New skin diseases discoveredA red meat allergy related to tick vaccination – just one example of previously unknown skin conditions. New diseases in the field of dermatology were presented at a training week.
By Sebastian Lux Published: 30.08.2016, 05:03
New skin disease: Eating red meat causes contact allergy in some people.
Thousands of skin diseases have already been described, but new conditions are still emerging in dermatology. In the 25. Advanced training week for practical dermatology. Venereology in Munich (FOBI 2016), some new additions have now been presented. Training week for practical dermatology. Venereology in Munich (FOBI 2016), some new additions have now been presented.
The latest dermatological diseases have Professor Thomas A. Luger from Munster thereby divided into two groups: To the first group belong thereby new Dermatosen with to a large extent unknown Pathomechanismus. For these, mostly only descriptive case descriptions are available. The second group includes dermatoses whose pathomechanism has been elucidated and which are defined on the basis of this mechanism.
Infantile transient contraction of skin smooth muscle belongs to the first group (J Am Acad Dermatol 2013; 69: 498). These protrusions occur in affected newborns within the first days or weeks of life, usually on both lower extremities. Trigger factors are cold or also mechanical stimuli. Histologically shows normal skin. By the age of 18 to 24 months, the phenomenon has completely normalized. Possible causes are immaturity of the autonomic nervous system. A transient hypersensitivity of the menthol receptor TRPM8 discussed. The receptor is responsible for the cold sensation. "If one should see something like this, one need not be alarmed", said Luger. Because the findings regress on their own.
Aplasia cutis congenita (ACC) was first described in 1767, but a variant with extensive intracranial arteriovenous malformations is new (Pediatr Dermatol 2015; 32: e163). In the case described, an infant had several oval sunken areas without hair growth on the scalp, but there was no evidence of other abnormalities.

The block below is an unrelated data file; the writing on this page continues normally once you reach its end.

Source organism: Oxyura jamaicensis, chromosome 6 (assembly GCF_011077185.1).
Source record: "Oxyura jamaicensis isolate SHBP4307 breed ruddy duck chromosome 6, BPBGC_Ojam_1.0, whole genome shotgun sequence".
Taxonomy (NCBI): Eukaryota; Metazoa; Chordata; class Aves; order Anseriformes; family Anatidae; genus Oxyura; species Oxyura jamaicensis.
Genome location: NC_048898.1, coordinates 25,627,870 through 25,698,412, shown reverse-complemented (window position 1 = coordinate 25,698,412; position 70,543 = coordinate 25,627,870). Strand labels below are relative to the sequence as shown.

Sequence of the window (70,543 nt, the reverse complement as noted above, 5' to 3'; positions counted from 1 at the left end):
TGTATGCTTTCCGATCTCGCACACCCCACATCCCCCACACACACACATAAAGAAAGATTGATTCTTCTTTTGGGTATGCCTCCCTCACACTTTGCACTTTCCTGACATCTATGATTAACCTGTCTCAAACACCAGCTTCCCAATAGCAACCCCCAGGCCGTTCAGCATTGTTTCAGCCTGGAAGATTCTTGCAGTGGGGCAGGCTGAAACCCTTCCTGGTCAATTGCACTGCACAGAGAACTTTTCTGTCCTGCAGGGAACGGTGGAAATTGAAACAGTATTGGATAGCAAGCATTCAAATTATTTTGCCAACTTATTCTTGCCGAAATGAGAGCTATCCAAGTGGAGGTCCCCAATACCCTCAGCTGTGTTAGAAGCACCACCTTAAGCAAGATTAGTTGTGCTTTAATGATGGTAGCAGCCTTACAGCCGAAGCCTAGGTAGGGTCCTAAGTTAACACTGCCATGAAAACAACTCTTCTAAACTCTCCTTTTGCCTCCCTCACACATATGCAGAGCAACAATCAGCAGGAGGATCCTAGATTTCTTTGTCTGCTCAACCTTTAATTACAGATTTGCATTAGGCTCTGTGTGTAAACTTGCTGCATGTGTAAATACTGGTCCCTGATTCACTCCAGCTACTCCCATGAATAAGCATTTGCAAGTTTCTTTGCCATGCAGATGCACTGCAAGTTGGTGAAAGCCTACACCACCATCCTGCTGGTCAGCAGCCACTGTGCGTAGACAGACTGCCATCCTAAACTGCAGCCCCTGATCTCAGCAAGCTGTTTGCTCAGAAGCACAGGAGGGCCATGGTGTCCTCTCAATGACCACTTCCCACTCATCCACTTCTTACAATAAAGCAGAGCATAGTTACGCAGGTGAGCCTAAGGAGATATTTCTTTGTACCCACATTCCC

These did not manifest until the age of seven, including recurrent hemiplegic headaches, orbital edema and motor disturbances. Magnetic resonance imaging finally revealed the extensive intracranial arteriovenous malformations.
Luger recommended long-term follow-up of group I ACC patients (scalp, with no or only isolated abnormalities).
The second group includes the inherited periodic fever syndromes, which are distinguished from the classic autoimmune diseases after the discovery of the corresponding genes. In recent years, a number of new diseases have emerged, including the new variant known as cryopyrin-associated periodic fever syndrome (CAPS).
These include familial cold urticaria (also incorrectly called urticarial vasculitis), muckle-wells syndrome and neonatal inflammatory multiorgan syndrome (NIM).
Syndrome with conjunctivitis and hearing loss
Clinically, CAPS are very heterogeneous, so diagnosis is often delayed. In familial cold urticaria, the trigger is cold, but in muckle-wells syndrome, the symptoms occur independently of cold. The initial manifestation is highly variable; conjunctivitis and progressive neurosensory hearing loss make the disease a multisystem disorder.
Even more extreme is NIM, with massive CNS involvement the most severe course of CAPS. CAPS can be treated with the drugs anakinra, rilonacept and canakinumab with response rates between 75 and 80 percent. Treatment with anakinra. Canakinumab is already possible from the 8. Possible by the age of one month. month of life.
Alpha-gal syndrome: meat allergy and tick bite
Probably the best known new skin disease is alpha-gal syndrome, a novel IgE-mediated immediate-type allergy directed against the disaccharide galactose-α-1,3-galactose. The syndrome presents as a food allergy after consumption of mammalian meat and offal and as a drug allergy (to cetuximab, among others) in suspected sensitization by tick bites (Allergo J Int 2016; 25: 55).
Luger recommended increased attention to delayed reactions after consumption of red meat. In addition, persistent local reactions after a tick bite are a possible indication of alpha-gal syndrome, he said.